We obligate ourselves . . . to bring to the house of our God, to the priests who minister in the house of our God, the first-born of our sons and of our cattle, as it is written in the law.
No Mention of Redemption?
Interestingly, Luke does not mention Joseph paying the five shekels to a priest. Why not?
It could be that he simply takes this act for granted, just as he doesn't go into the details of the rite of Mary's purification. He's cited the Old Testament passages referring to these rites, and he takes that as sufficient indication they were performed.
But some have thought there may be a deeper significance to his failing to mention Jesus being redeemed.
Why might that be?
The obvious answer would be that Jesus was considered as still consecrated to the Lord.
Two reasons suggest themselves. First, as the Jewish Encyclopedia notes:
Not only priests and Levites, but also Israelites whose wives are the daughters of priests or Levites, need not redeem their first-born.
Joseph was the husband of Mary, and Mary was a relative of Elizabeth, who was "of the daughters of Aaron" (Luke 1:5), so perhaps Mary's lineage didn't require her to have her Son redeemed.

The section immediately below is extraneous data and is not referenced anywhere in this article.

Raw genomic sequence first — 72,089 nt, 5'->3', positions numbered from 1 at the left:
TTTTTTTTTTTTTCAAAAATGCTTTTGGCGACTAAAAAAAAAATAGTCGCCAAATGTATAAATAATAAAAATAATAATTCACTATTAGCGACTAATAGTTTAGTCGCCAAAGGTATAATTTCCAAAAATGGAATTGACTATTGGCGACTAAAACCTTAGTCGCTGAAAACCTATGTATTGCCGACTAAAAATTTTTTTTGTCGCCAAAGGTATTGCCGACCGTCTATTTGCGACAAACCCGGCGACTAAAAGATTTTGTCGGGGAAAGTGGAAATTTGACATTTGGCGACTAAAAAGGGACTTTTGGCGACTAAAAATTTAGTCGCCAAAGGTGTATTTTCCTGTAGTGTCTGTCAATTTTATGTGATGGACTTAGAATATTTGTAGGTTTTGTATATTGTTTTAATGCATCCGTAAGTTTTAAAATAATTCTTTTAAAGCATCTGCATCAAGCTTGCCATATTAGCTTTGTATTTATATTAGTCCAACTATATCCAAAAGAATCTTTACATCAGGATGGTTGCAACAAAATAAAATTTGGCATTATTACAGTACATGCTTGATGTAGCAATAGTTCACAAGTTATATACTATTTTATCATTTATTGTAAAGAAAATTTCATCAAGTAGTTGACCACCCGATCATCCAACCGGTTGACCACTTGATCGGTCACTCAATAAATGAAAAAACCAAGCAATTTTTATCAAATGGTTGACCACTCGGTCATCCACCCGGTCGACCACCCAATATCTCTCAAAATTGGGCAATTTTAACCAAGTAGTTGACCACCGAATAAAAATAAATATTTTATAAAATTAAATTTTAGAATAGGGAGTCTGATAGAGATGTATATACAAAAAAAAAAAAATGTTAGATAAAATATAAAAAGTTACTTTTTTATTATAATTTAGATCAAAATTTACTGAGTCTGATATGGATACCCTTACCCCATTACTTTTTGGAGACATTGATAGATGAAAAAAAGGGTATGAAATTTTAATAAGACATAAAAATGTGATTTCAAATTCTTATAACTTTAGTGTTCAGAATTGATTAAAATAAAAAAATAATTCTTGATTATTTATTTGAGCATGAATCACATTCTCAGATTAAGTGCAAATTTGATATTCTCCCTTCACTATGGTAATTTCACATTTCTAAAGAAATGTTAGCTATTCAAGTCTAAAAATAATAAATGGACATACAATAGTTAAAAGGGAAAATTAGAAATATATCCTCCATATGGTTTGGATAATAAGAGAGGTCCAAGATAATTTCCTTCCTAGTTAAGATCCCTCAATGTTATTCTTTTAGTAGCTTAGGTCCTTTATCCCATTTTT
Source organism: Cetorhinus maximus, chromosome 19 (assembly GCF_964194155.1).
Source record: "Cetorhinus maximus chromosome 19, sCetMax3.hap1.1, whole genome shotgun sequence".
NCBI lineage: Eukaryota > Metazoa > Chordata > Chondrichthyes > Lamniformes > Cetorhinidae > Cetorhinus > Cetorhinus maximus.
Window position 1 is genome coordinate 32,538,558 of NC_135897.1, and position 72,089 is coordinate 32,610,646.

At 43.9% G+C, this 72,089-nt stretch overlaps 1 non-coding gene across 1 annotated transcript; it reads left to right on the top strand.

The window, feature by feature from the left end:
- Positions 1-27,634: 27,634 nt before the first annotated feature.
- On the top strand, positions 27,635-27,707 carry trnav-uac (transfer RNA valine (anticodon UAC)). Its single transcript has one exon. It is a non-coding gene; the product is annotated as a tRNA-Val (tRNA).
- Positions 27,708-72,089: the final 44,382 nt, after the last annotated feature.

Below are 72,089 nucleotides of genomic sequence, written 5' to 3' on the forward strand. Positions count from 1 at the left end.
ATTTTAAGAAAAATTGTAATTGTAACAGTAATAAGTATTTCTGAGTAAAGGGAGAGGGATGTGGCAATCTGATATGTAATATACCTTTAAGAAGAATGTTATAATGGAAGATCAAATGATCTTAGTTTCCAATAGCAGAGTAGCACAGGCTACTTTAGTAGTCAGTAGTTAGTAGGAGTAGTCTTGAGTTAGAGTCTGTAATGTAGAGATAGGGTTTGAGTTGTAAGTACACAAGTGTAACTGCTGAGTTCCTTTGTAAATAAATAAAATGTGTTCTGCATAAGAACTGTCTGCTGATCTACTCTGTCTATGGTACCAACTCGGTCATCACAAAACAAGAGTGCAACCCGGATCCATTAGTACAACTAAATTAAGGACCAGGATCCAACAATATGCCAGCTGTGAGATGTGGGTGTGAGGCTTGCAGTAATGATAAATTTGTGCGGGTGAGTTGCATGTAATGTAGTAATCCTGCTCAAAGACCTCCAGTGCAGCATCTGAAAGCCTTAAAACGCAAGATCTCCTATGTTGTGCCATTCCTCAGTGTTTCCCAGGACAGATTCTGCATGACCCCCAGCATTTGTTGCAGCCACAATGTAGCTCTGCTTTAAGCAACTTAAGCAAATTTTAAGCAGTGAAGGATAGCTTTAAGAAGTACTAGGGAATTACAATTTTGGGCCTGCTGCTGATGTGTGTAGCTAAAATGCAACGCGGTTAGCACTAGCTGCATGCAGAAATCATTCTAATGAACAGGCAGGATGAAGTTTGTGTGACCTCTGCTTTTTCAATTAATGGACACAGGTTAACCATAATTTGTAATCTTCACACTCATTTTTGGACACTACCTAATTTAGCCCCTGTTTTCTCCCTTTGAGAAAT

In that case, he was presented at the temple in acknowledgement of his consecration to God.
Or, if the redemption was done, Luke may meant to suggest, on a literary level, that Jesus remained totally consecrated to God.
Benedict XVI comments:
"Evidently Luke intends to say that instead of being 'redeemed' and restored to his parents, this child was personally handed over to God in the Temple, given over completely to God. . . . Luke has nothing to say regarding the act of 'redemption' prescribed by the law. In its place we find the exact opposite: the child is handed over to God, and from now on belongs to him completely" (Jesus of Nazareth: The Infancy Narratives: 3).